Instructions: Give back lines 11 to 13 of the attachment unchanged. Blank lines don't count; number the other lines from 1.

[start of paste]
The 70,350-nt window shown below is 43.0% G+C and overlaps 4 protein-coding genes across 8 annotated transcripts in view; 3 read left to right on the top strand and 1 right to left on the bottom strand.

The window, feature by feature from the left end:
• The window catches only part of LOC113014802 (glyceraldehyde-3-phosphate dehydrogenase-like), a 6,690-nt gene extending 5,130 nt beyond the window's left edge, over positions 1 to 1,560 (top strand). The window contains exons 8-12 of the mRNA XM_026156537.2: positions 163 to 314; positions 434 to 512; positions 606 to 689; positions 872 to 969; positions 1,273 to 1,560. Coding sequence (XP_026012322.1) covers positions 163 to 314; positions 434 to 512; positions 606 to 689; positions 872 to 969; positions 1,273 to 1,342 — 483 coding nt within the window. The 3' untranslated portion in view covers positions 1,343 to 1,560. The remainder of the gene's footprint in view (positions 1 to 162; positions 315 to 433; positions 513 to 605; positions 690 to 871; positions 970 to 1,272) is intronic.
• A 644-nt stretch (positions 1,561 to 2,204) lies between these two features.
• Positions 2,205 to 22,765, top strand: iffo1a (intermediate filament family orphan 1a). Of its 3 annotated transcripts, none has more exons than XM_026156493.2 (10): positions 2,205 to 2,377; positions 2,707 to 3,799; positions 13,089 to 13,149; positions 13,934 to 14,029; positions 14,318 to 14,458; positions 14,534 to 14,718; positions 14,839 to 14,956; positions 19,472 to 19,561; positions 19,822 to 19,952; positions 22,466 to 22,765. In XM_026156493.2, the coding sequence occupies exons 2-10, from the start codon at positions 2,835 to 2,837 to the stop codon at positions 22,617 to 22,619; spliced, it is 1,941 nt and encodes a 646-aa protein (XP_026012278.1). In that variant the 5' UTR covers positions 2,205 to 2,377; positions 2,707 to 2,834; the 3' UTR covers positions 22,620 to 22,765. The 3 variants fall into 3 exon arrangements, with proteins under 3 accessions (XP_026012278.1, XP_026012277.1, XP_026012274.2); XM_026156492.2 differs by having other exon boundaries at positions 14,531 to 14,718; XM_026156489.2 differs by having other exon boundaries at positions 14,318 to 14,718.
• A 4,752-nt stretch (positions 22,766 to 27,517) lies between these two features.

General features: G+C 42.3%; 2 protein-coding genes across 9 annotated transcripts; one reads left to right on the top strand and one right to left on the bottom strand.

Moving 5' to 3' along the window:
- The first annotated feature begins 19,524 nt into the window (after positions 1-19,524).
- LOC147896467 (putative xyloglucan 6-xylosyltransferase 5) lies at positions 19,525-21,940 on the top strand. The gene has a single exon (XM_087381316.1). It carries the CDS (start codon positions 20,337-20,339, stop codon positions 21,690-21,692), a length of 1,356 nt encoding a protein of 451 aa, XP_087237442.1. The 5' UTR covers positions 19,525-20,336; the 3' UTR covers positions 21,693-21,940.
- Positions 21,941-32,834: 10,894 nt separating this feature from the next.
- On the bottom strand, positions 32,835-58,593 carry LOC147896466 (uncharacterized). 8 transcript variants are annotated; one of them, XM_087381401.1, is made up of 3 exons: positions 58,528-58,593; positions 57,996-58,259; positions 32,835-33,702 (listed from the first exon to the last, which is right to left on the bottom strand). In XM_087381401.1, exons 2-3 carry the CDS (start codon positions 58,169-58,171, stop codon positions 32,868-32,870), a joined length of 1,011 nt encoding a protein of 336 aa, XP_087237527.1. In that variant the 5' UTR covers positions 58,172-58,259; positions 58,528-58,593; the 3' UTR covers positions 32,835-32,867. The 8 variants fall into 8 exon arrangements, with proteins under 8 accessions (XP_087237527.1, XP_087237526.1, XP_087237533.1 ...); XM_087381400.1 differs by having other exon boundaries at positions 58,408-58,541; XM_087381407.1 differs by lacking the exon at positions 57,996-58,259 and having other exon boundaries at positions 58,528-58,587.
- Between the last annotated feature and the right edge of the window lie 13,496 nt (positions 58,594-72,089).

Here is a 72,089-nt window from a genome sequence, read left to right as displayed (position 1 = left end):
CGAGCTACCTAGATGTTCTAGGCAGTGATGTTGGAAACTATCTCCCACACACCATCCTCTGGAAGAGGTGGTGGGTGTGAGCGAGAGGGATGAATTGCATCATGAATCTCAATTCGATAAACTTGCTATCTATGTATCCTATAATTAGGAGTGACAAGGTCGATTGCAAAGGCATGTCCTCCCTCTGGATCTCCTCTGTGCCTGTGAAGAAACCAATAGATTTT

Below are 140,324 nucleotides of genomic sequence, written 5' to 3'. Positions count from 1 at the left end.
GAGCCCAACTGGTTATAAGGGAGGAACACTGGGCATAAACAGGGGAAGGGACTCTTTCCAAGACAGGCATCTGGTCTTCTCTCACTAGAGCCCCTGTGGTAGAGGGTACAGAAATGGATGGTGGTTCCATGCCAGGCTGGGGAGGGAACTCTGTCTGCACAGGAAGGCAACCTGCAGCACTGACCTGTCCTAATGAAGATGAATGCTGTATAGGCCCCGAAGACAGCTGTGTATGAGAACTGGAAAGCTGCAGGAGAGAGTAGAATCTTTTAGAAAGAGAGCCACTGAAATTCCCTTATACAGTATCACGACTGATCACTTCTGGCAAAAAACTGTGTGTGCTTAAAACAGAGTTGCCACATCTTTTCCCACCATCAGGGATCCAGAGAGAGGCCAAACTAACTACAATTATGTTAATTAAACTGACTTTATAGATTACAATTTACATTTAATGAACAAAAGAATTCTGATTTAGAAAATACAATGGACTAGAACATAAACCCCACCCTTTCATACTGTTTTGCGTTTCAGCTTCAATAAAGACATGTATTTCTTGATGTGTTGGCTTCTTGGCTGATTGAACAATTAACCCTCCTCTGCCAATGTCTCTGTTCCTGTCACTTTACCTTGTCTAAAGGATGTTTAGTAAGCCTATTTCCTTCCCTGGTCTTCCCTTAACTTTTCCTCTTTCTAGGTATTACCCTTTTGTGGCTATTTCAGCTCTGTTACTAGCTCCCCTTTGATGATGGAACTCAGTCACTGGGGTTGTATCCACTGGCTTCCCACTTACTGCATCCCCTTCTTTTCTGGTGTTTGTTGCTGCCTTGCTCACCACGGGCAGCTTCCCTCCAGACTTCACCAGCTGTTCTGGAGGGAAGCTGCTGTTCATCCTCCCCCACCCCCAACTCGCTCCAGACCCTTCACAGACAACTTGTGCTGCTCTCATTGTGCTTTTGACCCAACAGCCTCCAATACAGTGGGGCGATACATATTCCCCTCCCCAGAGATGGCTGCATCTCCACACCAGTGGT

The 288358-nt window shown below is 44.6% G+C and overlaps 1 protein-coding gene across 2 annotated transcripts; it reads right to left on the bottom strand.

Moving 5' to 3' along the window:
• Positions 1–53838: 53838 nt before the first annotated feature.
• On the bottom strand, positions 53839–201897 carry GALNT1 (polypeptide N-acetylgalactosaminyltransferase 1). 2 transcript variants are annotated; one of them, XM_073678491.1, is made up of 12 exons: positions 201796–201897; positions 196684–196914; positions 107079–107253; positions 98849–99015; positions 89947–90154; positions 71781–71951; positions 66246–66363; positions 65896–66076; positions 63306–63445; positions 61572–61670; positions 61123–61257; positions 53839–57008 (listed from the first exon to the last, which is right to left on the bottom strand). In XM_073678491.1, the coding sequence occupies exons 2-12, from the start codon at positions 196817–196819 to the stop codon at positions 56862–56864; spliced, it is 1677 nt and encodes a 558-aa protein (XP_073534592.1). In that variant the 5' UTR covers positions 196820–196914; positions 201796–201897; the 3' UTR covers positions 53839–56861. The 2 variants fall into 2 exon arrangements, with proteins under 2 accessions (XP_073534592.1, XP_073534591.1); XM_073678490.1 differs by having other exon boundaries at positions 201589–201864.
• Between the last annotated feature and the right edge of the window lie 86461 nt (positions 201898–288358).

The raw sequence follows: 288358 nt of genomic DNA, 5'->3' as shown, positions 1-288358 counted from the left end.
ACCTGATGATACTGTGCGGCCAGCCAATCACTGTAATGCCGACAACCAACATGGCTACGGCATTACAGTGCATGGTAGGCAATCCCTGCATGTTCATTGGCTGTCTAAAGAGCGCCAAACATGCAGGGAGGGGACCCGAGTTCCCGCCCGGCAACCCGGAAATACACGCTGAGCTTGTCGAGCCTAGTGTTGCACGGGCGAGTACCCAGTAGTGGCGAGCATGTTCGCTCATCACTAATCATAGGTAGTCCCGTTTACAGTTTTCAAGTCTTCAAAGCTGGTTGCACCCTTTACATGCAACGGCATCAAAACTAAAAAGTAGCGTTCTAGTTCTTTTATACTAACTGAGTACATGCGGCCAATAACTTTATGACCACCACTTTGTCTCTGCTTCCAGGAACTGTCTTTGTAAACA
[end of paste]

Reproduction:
- Positions 21,941-32,834: 10,894 nt separating this feature from the next.
- On the bottom strand, positions 32,835-58,593 carry LOC147896466 (uncharacterized). 8 transcript variants are annotated; one of them, XM_087381401.1, is made up of 3 exons: positions 58,528-58,593; positions 57,996-58,259; positions 32,835-33,702 (listed from the first exon to the last, which is right to left on the bottom strand). In XM_087381401.1, exons 2-3 carry the CDS (start codon positions 58,169-58,171, stop codon positions 32,868-32,870), a joined length of 1,011 nt encoding a protein of 336 aa, XP_087237527.1. In that variant the 5' UTR covers positions 58,172-58,259; positions 58,528-58,593; the 3' UTR covers positions 32,835-32,867. The 8 variants fall into 8 exon arrangements, with proteins under 8 accessions (XP_087237527.1, XP_087237526.1, XP_087237533.1 ...); XM_087381400.1 differs by having other exon boundaries at positions 58,408-58,541; XM_087381407.1 differs by lacking the exon at positions 57,996-58,259 and having other exon boundaries at positions 58,528-58,587.
- Between the last annotated feature and the right edge of the window lie 13,496 nt (positions 58,594-72,089).